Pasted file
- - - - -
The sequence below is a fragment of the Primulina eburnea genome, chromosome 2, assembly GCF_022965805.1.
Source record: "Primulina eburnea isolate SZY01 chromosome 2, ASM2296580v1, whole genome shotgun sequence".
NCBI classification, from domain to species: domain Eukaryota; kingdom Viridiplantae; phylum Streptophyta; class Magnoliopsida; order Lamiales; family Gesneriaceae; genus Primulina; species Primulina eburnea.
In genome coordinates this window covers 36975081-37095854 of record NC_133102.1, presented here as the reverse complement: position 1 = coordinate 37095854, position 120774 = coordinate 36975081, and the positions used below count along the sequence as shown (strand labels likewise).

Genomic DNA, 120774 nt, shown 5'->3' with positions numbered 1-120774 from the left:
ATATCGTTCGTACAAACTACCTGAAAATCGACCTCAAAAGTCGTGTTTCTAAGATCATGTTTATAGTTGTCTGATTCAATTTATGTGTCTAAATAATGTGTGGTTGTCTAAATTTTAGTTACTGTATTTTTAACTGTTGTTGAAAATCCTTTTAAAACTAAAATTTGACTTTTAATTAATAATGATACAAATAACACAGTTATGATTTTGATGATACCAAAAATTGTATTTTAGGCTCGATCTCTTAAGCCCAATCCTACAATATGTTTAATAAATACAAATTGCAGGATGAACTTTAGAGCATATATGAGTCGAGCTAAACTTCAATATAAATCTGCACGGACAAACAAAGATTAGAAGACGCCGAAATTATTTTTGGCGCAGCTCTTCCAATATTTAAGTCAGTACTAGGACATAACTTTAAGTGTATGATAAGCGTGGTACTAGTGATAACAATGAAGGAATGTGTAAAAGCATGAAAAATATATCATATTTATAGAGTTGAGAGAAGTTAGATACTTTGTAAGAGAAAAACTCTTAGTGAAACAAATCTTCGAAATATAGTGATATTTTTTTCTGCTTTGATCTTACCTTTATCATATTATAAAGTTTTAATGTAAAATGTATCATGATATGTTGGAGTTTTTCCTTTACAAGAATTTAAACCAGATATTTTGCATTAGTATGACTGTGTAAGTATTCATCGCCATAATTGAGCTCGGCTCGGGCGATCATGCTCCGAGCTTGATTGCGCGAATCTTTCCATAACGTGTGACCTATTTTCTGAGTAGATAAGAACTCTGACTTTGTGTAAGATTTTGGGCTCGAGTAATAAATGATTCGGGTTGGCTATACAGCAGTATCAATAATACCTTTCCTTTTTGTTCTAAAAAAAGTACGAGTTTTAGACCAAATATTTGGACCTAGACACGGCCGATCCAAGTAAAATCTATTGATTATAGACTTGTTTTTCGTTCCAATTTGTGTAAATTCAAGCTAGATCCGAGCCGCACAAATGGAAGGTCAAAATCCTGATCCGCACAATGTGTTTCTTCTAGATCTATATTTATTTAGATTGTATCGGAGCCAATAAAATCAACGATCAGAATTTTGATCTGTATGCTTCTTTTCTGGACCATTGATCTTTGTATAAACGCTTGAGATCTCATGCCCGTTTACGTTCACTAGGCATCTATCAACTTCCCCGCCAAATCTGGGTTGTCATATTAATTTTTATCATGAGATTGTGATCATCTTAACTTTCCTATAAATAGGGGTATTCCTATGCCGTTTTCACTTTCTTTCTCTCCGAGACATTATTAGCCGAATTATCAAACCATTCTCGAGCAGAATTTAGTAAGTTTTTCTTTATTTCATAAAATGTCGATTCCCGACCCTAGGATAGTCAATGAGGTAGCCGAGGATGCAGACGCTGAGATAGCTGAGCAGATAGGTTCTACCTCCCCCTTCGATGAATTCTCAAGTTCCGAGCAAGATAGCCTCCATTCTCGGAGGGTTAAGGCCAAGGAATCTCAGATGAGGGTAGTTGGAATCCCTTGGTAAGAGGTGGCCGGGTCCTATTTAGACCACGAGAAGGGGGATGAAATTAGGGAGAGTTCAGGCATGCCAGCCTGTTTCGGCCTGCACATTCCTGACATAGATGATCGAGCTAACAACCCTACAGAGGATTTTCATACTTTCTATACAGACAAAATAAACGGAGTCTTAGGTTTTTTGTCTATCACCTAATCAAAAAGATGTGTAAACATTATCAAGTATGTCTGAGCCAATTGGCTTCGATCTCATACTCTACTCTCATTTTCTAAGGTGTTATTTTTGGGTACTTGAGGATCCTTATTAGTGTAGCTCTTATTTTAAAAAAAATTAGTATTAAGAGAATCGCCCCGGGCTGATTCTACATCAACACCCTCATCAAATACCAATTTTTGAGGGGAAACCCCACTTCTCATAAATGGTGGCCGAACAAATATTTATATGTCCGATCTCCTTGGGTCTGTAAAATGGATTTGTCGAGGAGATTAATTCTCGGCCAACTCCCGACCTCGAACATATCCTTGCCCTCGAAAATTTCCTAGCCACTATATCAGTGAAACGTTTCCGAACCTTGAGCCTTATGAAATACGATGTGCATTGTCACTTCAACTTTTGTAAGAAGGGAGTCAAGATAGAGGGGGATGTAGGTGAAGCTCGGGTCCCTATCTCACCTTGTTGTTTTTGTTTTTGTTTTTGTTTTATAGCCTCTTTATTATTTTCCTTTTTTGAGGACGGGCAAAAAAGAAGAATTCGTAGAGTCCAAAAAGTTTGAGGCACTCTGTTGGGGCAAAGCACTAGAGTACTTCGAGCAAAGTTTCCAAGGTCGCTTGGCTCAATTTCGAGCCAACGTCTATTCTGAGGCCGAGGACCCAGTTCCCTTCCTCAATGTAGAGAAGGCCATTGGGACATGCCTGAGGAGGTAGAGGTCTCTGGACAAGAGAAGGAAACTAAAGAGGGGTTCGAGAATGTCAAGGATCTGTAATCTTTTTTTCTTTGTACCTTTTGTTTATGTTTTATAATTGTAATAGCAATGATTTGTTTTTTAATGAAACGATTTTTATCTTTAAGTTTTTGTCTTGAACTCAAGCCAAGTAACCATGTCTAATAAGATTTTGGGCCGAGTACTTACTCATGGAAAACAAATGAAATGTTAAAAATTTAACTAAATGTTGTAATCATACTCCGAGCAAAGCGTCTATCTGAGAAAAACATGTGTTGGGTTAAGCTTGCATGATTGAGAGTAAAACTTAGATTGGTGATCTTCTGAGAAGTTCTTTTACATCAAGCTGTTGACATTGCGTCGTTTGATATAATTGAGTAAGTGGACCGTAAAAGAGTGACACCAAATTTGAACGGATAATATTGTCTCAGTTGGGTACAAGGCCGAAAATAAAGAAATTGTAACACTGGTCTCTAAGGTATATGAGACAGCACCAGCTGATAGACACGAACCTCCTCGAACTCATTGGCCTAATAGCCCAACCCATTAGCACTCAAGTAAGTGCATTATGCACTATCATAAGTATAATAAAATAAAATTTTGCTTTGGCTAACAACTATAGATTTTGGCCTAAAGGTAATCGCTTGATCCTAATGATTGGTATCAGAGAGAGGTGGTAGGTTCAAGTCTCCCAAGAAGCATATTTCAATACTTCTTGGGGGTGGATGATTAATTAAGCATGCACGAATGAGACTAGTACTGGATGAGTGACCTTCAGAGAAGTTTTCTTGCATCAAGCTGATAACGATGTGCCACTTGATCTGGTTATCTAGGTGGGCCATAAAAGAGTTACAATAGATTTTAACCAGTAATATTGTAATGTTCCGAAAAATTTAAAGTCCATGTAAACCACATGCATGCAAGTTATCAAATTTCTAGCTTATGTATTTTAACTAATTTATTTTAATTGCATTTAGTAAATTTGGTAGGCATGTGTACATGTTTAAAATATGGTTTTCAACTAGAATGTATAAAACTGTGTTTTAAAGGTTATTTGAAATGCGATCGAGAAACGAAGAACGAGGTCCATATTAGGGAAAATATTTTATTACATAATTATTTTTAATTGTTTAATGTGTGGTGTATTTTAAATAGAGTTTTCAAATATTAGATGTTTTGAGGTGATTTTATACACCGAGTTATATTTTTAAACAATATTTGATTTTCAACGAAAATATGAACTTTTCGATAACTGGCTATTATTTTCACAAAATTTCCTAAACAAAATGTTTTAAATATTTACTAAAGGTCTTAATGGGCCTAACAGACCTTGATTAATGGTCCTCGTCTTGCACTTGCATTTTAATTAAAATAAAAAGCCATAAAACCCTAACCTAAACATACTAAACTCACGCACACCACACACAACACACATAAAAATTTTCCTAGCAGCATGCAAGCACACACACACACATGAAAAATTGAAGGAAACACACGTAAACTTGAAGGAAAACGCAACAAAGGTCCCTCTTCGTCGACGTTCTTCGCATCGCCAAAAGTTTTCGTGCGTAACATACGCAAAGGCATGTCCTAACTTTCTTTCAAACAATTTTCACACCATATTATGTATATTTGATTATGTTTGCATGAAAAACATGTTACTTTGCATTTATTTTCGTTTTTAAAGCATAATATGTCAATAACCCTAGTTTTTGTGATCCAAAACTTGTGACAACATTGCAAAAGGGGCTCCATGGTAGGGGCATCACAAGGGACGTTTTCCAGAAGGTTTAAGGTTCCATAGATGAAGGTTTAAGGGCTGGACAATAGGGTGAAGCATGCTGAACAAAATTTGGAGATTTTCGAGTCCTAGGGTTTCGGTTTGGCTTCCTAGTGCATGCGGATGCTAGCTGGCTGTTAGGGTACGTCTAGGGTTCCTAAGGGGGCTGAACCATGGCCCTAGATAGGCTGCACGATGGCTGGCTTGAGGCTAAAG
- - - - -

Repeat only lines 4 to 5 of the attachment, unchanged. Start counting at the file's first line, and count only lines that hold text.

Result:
In genome coordinates this window covers 36975081-37095854 of record NC_133102.1, presented here as the reverse complement: position 1 = coordinate 37095854, position 120774 = coordinate 36975081, and the positions used below count along the sequence as shown (strand labels likewise).

Genomic DNA, 120774 nt, shown 5'->3' with positions numbered 1-120774 from the left: